Rabbi Zalman Melamed and Rabbi Dov Lior, two prominent rabbis from the national-religious sector, have both spoken out in the past in support of soldiers refusing to obey orders to evict Jews from their homes. Rabbi Lior was quoted by the Walla news site as saying, “One needs to know unequivocally that the Torah of Israel is above any human power and, therefore, when there is coercion over religion, and it doesn’t matter if by means of a referendum or an order, the Torah of Israel is divine and above the human mind.

“And that is why one needs to know unequivocally that the Torah of Israel is above any human law, and that is true with respect to the destruction of a community in the Land of Israel.”

NA TURALLY , NOT all members of the diverse national-religious sector agree with the direction being taken. One of the more outspoken critics of this trend lately has been MK Elazar Stern from Hatnua.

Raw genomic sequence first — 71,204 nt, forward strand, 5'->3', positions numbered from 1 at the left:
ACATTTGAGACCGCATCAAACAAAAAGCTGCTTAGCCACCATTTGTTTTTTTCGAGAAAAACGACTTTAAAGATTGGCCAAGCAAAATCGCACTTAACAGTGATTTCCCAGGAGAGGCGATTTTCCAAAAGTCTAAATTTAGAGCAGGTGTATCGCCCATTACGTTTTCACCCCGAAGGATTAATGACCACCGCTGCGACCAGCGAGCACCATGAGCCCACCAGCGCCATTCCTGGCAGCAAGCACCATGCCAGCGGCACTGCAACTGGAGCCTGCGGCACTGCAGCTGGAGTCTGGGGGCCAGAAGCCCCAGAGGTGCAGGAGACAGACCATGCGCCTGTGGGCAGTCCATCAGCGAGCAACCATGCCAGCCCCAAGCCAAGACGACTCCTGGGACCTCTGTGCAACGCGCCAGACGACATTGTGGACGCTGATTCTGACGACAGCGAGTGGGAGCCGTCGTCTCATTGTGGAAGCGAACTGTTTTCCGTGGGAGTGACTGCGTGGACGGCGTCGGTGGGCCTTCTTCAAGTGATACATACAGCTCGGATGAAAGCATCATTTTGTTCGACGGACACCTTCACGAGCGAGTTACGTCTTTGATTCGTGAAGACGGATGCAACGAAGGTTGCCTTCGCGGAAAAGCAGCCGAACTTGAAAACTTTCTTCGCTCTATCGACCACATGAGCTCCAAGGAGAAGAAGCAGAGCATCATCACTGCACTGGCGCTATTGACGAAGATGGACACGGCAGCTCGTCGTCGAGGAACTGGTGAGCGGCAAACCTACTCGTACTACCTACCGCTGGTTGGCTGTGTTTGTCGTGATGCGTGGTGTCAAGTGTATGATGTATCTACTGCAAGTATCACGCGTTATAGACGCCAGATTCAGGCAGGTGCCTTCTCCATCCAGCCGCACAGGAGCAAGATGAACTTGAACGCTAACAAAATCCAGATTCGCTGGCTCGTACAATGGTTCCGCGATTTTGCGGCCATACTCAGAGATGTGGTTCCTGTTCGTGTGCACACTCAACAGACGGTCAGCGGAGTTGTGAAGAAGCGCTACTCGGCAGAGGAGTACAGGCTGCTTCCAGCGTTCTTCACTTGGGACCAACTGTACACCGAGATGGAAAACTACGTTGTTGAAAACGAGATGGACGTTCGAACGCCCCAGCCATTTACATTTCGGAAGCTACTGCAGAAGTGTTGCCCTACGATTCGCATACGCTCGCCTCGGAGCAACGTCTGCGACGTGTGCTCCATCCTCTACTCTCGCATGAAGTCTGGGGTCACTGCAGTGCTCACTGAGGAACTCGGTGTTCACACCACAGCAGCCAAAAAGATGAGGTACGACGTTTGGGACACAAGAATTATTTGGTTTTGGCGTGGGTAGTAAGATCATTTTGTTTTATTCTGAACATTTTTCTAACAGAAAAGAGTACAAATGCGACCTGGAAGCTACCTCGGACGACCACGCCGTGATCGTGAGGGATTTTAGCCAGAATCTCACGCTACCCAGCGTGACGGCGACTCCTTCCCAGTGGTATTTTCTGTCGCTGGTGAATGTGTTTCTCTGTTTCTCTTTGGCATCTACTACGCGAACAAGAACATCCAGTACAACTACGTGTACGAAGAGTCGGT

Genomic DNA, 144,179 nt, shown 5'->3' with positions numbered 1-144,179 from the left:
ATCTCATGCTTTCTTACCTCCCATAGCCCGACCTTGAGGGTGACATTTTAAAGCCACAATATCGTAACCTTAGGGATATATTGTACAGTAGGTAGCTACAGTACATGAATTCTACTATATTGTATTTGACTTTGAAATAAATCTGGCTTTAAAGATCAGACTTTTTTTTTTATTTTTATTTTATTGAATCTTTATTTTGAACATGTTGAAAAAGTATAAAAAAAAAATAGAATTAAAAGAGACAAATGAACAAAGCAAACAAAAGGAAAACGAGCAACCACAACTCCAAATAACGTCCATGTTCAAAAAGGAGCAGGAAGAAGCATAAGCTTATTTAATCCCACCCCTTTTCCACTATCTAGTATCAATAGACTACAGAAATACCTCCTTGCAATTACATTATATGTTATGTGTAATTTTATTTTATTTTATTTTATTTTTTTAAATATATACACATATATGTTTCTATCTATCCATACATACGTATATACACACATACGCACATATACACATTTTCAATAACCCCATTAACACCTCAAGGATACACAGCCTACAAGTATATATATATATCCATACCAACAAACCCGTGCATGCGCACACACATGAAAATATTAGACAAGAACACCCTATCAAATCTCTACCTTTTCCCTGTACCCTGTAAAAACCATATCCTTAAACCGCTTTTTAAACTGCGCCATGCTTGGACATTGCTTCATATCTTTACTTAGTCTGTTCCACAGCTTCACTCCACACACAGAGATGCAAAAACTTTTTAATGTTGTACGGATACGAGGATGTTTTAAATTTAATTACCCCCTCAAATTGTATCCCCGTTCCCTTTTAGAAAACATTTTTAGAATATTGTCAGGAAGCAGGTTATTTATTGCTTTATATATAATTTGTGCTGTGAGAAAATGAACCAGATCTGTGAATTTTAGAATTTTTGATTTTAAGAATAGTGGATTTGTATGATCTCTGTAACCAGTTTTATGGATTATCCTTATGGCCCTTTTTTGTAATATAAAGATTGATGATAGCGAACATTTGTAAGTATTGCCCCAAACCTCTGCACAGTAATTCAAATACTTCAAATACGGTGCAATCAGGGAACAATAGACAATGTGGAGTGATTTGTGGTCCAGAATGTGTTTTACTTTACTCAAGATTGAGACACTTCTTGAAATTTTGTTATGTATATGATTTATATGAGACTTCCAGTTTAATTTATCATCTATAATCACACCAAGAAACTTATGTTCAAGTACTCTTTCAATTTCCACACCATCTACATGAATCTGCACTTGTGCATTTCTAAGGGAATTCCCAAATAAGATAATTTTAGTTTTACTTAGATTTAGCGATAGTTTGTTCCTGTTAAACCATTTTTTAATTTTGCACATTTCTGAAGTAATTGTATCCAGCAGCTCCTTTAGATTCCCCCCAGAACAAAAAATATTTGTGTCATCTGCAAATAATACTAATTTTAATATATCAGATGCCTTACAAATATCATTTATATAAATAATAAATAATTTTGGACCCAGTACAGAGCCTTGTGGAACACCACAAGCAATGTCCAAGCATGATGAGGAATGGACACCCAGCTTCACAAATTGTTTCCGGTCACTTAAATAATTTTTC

Stern publicly condemned Rabbi Lior from the Knesset podium for his stance on Ethiopian Jewry, and separately told Israel Hayom that Rabbi Lior “doesn’t represent religious Zionism,” because he is the “extreme of the extreme” on a variety of issues and, no less significantly, because of a derogatory comment Lior allegedly made about US President Barack Obama.

Stern went on to criticize the Bayit Yehudi party for thinking that “they’re more Jewish than anyone else – than me, than Ruth Calderon or than Rabbi Shai Piron. As if it were their monopoly.”

MK Stern, a retired IDF general who is a self-declared member of the national-religious camp, is right, of course. Neither Bayit Yehudi nor Rabbi Dov Lior have a monopoly on the national-religious community and where it stands on a plethora of issues.

Many of those issues are likely to come to the fore in the course of the next few months. For example, three bills have been introduced to establish some form or another of civil marriage in Israel, legislation that has been codenamed “partnership union” bills.